30 Nov 2016

Pacific feminists take stock

From , 6:05 am on 30 November 2016

Feminists, human rights advocates and activists from around the Pacific gathered in Fiji this week for the inaugral Pacific Feminists Forum.

Participants talked about the past, present and future of the movement in the region.

With a particular emphasis on encouraging young Pacific women and girls to continue the fight for gender equality.

Koroi Hawkins reports.

'Ie lavalava  for sale in Samoa's Fugalei market, Apia

'Ie lavalava for sale in Samoa's Fugalei market, Apia Photo: RNZI/Sally Round

Taking stock of women's rights in the region in terms of political, social, and economic equality with men was the main purpose of the Pacific's first feminist forum. But it was also much more than that, according to Michelle Reddy of the Fiji Women's Rights Movement, who welcomed delegates to Fiji.

"A space where feminists, women human rights defenders and advocates will be able to regroup. A space to learn from each other. To share the challenges and the hurt. To reflect, recuperate, strengthen existing relationships and even forge new relationships."

Feminism in the Pacific has a rich and diverse history, not only in fighting for women's rights but also activism against nuclear testing, and on independence and sovereignty issues in the region. One of the youngest panelists at the forum, teenager Akansha Kant, said she felt privileged to be able to see the fruits of the labours of her peers.

'Before girls did not have many opportunities but through my experience, I have engaged more in activities. I know about my rights and before our views and opinions were never heard. But now people are more into knowing about younger people's opinions and rights."

Building on that progress and mobilising young Pacific women and girls to carry on fighting for the same rights as men was one of the main messages at the forum. One piece of advice came from veteran feminist Claire Slatter, a senior lecturer at the USP, who said it was important for feminists to continuously seek to educate themselves.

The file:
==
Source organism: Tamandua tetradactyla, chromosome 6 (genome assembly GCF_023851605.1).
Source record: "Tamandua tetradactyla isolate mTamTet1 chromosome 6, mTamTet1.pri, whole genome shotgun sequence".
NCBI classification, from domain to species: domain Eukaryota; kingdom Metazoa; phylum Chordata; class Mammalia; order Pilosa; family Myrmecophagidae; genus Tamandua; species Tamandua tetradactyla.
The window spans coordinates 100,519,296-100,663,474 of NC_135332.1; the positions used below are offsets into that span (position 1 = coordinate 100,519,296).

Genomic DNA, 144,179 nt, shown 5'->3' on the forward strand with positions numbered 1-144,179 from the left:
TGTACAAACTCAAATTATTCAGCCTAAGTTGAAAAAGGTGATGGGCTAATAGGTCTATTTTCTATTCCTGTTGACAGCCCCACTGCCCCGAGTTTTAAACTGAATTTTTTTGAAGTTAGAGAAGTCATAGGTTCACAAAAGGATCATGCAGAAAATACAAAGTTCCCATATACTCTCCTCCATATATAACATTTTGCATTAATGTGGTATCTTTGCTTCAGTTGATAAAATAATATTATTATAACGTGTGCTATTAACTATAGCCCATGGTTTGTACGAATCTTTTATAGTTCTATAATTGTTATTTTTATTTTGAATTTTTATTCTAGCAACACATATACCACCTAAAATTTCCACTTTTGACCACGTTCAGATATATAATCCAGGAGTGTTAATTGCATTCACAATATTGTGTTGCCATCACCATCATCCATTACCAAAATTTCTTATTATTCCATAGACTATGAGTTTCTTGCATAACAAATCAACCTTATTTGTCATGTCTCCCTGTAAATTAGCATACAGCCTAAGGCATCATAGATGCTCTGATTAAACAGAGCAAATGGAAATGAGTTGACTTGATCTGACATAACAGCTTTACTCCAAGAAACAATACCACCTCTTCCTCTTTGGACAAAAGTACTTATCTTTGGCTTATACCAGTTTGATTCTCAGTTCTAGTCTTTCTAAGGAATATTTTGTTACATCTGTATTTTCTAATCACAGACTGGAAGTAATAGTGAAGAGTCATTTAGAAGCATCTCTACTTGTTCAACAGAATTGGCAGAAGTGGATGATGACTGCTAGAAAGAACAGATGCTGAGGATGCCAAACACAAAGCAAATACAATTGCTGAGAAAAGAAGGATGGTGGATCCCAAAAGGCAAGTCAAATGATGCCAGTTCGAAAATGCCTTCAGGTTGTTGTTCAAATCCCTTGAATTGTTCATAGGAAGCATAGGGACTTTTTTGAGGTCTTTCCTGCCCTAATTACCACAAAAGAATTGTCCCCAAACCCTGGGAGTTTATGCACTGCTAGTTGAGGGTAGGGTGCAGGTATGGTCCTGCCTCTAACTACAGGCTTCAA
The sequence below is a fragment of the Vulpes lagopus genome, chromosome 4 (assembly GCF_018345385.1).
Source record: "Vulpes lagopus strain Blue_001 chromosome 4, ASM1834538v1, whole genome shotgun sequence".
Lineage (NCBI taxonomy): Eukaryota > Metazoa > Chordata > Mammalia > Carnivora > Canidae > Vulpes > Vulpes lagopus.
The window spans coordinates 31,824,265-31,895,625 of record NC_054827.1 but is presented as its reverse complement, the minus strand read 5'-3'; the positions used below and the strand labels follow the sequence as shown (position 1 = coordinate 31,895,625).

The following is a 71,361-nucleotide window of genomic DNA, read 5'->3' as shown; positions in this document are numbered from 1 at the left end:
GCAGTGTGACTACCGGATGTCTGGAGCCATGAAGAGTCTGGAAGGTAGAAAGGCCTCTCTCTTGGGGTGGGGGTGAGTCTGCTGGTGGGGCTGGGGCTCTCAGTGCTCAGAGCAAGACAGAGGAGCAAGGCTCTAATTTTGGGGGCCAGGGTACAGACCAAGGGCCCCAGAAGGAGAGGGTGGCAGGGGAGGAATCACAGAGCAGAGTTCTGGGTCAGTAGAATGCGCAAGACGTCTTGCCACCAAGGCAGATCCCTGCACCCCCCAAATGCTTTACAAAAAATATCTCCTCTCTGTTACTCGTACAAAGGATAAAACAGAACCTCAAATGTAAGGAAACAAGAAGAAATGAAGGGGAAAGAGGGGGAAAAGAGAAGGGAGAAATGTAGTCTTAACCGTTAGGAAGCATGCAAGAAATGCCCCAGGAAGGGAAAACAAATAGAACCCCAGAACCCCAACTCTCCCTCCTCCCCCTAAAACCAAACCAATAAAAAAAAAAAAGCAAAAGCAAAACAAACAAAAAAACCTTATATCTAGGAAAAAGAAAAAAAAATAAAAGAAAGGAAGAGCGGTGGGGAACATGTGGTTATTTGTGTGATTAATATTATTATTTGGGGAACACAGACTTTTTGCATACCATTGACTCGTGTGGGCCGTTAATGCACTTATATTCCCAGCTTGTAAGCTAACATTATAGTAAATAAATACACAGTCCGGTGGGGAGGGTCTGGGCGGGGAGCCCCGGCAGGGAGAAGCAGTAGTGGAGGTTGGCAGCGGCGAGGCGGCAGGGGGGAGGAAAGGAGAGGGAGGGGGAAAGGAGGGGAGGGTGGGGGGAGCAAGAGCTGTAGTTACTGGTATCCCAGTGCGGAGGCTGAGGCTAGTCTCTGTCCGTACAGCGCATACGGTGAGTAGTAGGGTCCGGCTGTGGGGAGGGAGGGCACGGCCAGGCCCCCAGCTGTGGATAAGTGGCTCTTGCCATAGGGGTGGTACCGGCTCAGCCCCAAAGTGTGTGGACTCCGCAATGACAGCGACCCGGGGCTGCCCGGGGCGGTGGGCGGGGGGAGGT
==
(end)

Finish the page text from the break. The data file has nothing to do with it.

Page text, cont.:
"And I think as young feminists or feminists, whatever age we are, reading is really important in terms of extending our knowledge. And it's not necessary to go to university, it's being pointed in the direction of good things to read."

It was not all seriousness however thanks to participants like Joleen Mataele of Tonga Leitis Association who shared this personal account of becoming a feminist.

"And walked into the Catholic church with a blue glittered bright dress and I think that was my first knowledge of being a feminist. They didn't bother looking at the priest, they were looking at the 'queest' that walked in and said "Hello! tulou! and punou! I'm here as a trans and take it or leave it, I'm there."

In the northen Pacific one of the biggest challenges faced according to Kathryn Relang of Women United in the Marshall Islands has been reaching out to politicians. However she said progress was being made with more support and most importantly more funding for gender initiatives.  

"But of course the work is not over. But we are here to stop and think about all the great things we have done. Don't just look at the horrible things that are happening, but what great things have we done and how can we amplify these great things to combat these terrible things that are happening in the world."

And that according to Michelle Reddy was the true purpose of having the Pacific's first feminist forum. The forum wraps up today with the adoption of a Pacific Feminist Charter which will be an aspirational document to guide Pacific feminists in the future.